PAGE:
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PREA Fact Sheet

The Prison Rape Elimination Act of 2003(PREA) is the first United States federal law passed supporting the final National Standards to Prevent, Detect, and Respond to Prison Rape and other inappropriate behaviors (PREA). The standards were signed by Attorney General Eric Holder on May 16, 2012 and released by the United States Department of Justice on May 17, 2012. They were published in the Federal Register on June 20, 2012. The standards are immediately effective for the Bureau of Prisons. They become effective for jails, juvenile correction and other confinement facilities sixty (60) days following their publication in the Federal Register, or on August 20, 2012.

The standards can be found: Here.

PREA supports the elimination, reduction and prevention of sexual abuse and sexual harassment within corrections systems. PREA:

  • Establishes a zero-tolerance standard for the incidence of sexual abuse in confinement settings in the United States;

  • Makes the prevention of sexual abuse a top priority in each correctional system;

  • Develops and implements national standards for the detection, prevention, reduction, and punishment of prison rape;

  • Increases the accountability of corrections officials who fail to detect, prevent, reduce, and punish prison rape;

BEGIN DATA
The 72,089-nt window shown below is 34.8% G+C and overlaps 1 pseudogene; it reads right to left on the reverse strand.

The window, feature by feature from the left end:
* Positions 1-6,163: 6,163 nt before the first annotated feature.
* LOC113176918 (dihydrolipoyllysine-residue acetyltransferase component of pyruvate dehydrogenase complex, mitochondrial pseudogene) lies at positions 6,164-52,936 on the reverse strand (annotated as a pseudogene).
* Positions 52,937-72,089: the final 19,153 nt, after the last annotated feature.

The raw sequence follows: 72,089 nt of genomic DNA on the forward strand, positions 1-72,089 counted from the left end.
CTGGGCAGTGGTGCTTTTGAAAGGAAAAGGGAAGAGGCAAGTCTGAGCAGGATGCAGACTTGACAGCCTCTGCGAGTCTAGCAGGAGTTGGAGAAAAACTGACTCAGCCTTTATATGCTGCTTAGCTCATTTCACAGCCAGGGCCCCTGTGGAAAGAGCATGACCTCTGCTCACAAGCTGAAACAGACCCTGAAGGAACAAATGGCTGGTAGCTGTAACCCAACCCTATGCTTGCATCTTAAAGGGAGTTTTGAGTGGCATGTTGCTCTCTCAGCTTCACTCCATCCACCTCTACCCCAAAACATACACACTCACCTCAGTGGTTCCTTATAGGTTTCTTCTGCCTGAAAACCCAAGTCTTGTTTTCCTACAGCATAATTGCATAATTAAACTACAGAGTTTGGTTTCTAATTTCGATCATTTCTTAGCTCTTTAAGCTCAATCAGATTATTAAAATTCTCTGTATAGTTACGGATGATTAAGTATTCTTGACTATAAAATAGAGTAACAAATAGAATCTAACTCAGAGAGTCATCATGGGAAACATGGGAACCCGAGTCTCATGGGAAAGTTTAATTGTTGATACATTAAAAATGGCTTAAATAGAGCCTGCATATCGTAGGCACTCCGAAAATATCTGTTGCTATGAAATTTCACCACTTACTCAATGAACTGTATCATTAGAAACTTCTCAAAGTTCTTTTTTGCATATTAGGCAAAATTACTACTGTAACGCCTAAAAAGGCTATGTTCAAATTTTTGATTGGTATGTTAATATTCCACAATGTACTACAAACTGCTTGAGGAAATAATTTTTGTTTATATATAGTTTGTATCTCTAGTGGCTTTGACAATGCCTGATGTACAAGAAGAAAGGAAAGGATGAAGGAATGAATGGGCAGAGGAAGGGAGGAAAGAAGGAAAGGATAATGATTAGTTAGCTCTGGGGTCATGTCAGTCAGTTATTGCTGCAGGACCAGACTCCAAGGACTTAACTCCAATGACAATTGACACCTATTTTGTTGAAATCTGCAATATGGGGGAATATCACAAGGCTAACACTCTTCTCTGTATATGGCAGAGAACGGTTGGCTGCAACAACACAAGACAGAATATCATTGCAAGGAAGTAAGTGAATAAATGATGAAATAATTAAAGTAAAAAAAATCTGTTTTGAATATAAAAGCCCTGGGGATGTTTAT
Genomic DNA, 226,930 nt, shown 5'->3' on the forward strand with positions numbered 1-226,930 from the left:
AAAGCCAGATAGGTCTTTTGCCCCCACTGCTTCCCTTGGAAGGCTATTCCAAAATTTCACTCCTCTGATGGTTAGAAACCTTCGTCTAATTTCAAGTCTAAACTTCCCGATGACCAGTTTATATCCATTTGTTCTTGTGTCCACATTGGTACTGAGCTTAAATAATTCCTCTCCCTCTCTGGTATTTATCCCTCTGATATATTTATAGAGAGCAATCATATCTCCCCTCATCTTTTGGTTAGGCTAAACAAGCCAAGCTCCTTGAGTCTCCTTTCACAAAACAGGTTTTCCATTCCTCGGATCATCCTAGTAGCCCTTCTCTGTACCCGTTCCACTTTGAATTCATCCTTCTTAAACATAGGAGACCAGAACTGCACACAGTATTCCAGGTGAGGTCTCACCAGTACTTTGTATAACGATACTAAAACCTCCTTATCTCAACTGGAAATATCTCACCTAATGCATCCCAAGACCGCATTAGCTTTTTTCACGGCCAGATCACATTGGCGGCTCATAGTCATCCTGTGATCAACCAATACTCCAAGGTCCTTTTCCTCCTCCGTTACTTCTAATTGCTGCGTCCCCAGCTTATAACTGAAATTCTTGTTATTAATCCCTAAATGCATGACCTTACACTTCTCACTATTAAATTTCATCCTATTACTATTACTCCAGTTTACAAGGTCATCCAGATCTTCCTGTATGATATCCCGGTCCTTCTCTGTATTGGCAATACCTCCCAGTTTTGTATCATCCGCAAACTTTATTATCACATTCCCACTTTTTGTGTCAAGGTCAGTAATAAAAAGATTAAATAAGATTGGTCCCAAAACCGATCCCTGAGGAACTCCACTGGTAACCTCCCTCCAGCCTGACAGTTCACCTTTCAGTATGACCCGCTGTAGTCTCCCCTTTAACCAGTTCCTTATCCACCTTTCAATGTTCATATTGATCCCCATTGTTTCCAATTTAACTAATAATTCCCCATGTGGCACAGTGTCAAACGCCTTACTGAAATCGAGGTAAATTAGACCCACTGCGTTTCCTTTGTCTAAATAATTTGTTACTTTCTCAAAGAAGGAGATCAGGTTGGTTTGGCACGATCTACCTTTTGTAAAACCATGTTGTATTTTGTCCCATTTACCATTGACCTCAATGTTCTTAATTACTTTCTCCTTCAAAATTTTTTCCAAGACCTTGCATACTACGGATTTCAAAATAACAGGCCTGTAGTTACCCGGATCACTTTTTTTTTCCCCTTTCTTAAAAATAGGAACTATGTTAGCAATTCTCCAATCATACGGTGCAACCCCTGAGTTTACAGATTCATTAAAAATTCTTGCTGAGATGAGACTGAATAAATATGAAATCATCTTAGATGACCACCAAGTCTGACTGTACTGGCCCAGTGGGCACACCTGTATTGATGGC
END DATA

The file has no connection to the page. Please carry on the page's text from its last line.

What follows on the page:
• Requires the collection of statistical data regarding the prevalence of sexual abuse in facilities;

  • Provides periodic funding of grants for state correctional systems to address factors that contribute to the incidence of sexual abuse.

The National PREA Resource Center (PRC) http://www/ has been established to provide assistance to state and local agencies working to address sexual abuse in their confinement facilities, both adult and juvenile. One of the primary goals of the PRC is to help with implementation of the standards and a broader mission to provide a forum for exchanging ideas and sharing examples of innovation and emerging best practices. The PRC website offers a full library with research and tools to help agencies develop PREA policies and implement the standards.

All juvenile correctional facilities that provide confinement to youth are mandated to meet the PREA standards. The first cycle of audits will begin August 20, 2013. Each facility that contracts with the Alabama Department of Youth Services to provide residential services to juveniles will be audited by an independent, certified PREA auditor arranged for and paid for by the private provider. Files have to be developed for each PREA standard to demonstrate agency compliance. Policies and procedures must be in place to support the standards. Facilities must be found in compliance with PREA in order to continue providing services youth served by DYS. Alabama is required to have one third of DYS and contract facilities audited within the 12-month period beginning August 20, 2013 and ending August 20, 2014 and a third each year thereafter. Audits will be required every three years from the date of the initial audits.

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